Yet never once did I express my discomfort with the new midwife, never once spoke up with a strong opinion about my care, never once even questioned the dose of castor oil they gave me on Friday to speed up labor (as if that would stay down when the Haagen Dazs milkshake a couple days before hadn’t). I didn’t ask the comforting midwife to stay, and I didn’t say I wanted someone other than the new midwife to attend my labor. Against my better judgment, in my exhaustion, I even accepted the lithotomy (flat on the back) position for the seemingly endless pushing stage when the midwife insisted that was what the baby’s position required.

The truth is I wasn’t powerless – I’m sure if I had asserted myself at the outset, I could have had a smoother birth. But I was focused – getting that baby out of my body was my only goal, and anything else felt like a distraction, a waste of precious energy. I made myself powerless, because that’s what I needed to do at the time. Powerless in the face of strong contractions, and powerless in the face of the threat that I would be transferred to a hospital if my labor didn’t speed up. Powerless to even make the midwifery practice aware of my complaints afterwards, because after all, I ended up with a healthy baby.

If I felt powerless, as someone who knows and defends women’s rights on a daily basis, as someone who had the ability to seek out providers who would listen to me, as someone who benefits from so many privileges, what must women around the world feel?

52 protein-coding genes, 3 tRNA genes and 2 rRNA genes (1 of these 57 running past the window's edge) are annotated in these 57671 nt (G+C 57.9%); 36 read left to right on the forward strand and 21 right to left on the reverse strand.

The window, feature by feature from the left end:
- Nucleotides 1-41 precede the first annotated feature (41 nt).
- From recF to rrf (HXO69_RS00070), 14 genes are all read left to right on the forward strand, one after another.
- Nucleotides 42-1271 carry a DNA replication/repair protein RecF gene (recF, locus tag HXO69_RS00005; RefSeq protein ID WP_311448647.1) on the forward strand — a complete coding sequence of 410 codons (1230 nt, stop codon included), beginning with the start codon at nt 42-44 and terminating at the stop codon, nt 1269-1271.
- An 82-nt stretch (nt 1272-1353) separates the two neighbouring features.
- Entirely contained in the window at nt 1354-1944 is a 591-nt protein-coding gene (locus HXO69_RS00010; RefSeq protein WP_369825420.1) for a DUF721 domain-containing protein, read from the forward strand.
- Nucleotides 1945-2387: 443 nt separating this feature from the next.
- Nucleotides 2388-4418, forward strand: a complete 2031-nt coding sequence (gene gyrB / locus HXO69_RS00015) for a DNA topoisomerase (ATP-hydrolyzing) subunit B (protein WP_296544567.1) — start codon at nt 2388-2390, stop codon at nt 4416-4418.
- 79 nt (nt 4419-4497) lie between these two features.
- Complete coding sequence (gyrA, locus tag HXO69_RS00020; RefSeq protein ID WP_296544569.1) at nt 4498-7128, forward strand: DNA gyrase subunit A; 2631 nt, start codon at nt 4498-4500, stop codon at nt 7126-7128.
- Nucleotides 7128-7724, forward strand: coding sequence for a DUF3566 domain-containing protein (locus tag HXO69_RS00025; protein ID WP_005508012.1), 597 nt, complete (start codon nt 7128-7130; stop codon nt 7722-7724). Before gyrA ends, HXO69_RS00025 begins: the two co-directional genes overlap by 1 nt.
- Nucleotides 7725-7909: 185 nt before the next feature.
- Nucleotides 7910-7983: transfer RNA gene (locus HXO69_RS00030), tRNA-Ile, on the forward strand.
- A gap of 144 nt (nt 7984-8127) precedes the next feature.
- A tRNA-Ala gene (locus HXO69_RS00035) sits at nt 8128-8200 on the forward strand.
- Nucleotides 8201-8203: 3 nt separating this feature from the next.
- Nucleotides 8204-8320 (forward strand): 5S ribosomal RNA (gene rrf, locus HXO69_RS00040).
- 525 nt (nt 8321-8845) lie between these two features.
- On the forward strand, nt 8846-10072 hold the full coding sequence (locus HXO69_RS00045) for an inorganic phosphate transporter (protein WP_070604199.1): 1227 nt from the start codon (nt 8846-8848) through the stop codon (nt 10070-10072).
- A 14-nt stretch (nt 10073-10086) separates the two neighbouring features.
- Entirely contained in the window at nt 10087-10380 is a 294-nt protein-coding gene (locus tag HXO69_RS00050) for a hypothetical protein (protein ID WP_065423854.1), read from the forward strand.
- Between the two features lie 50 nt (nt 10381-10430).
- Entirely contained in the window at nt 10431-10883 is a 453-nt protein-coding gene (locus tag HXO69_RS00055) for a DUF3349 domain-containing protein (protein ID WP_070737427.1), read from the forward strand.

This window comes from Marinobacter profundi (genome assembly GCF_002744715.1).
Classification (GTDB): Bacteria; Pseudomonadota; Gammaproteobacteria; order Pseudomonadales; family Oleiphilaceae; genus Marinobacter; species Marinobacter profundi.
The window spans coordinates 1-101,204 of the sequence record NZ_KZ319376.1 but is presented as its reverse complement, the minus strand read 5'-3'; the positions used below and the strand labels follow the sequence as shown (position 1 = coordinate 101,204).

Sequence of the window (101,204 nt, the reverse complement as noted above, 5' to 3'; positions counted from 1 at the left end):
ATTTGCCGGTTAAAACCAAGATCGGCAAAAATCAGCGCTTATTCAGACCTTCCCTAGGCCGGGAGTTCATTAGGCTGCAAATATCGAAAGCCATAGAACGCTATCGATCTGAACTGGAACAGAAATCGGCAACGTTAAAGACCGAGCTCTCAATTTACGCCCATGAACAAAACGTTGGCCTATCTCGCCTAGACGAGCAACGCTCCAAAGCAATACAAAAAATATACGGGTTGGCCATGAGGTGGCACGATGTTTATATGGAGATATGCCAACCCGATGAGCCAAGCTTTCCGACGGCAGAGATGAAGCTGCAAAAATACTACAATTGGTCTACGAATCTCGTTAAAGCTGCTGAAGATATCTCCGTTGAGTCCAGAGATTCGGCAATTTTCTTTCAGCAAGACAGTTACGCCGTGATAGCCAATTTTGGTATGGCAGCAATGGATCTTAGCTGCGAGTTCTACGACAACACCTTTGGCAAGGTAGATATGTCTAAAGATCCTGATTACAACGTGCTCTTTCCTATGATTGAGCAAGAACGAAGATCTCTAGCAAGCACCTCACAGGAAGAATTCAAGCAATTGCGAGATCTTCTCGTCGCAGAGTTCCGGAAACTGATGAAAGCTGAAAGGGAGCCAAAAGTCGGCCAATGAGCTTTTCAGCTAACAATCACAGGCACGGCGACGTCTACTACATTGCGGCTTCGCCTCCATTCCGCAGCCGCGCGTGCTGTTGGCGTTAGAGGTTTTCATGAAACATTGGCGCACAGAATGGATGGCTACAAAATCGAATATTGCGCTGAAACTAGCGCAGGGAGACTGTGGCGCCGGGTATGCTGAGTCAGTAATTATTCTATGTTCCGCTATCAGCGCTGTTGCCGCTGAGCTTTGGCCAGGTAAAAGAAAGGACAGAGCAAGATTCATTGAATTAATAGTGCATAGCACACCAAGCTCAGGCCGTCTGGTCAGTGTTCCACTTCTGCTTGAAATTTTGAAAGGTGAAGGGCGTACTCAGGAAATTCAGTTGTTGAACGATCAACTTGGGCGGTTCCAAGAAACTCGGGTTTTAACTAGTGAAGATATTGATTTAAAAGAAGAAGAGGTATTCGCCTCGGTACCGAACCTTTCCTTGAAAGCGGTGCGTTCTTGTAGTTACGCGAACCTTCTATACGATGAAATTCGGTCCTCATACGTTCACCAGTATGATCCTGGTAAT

I have since learned a great deal about what women around the world are experiencing. Thanks to the diligent efforts of global advocates, and the women who have bravely spoken up, we know that feelings of powerlessness are all too common during childbirth – in the face of verbal and sometimes physical abuse. We also know that layers of discrimination – due to race, age, religion, poverty, HIV status – add to these experiences of disrespect and abuse.

Reading birth stories of women who have experienced disrespect and abuse in childbirth, I know how lucky I am. Being turned away, not listened to, not respected, left alone, denied information, not consulted – women experience this kind of treatment daily around the world, and it drives them away from skilled care, causes critical delays in their care – and violates their human rights. I was never physically in danger from the disrespect I experienced. Unfortunately, many women are. For example, the maternal mortality rate in the United States for women of color is shocking – almost four times higher for black women than white women.

Today is the International Day for Maternal Health and Rights. It’s an opportunity to push forward the structural changes necessary to end the silence and power imbalances that all too often accompany childbirth. We can give women the information they need to understand their pregnancies and how powerful they really are. But most importantly, we can create cultures that honor and respect women’s voices, most critically when they are engaged in the amazing, precarious, painful, heartbreaking, earth-shattering process of creating life.

To add your name to the petition to get official United Nations recognition of the International Day for Maternal Health and Rights, see this page

To learn more about the movement to end disrespect and abuse in childbirth, see this brief I wrote for White Ribbon Alliance.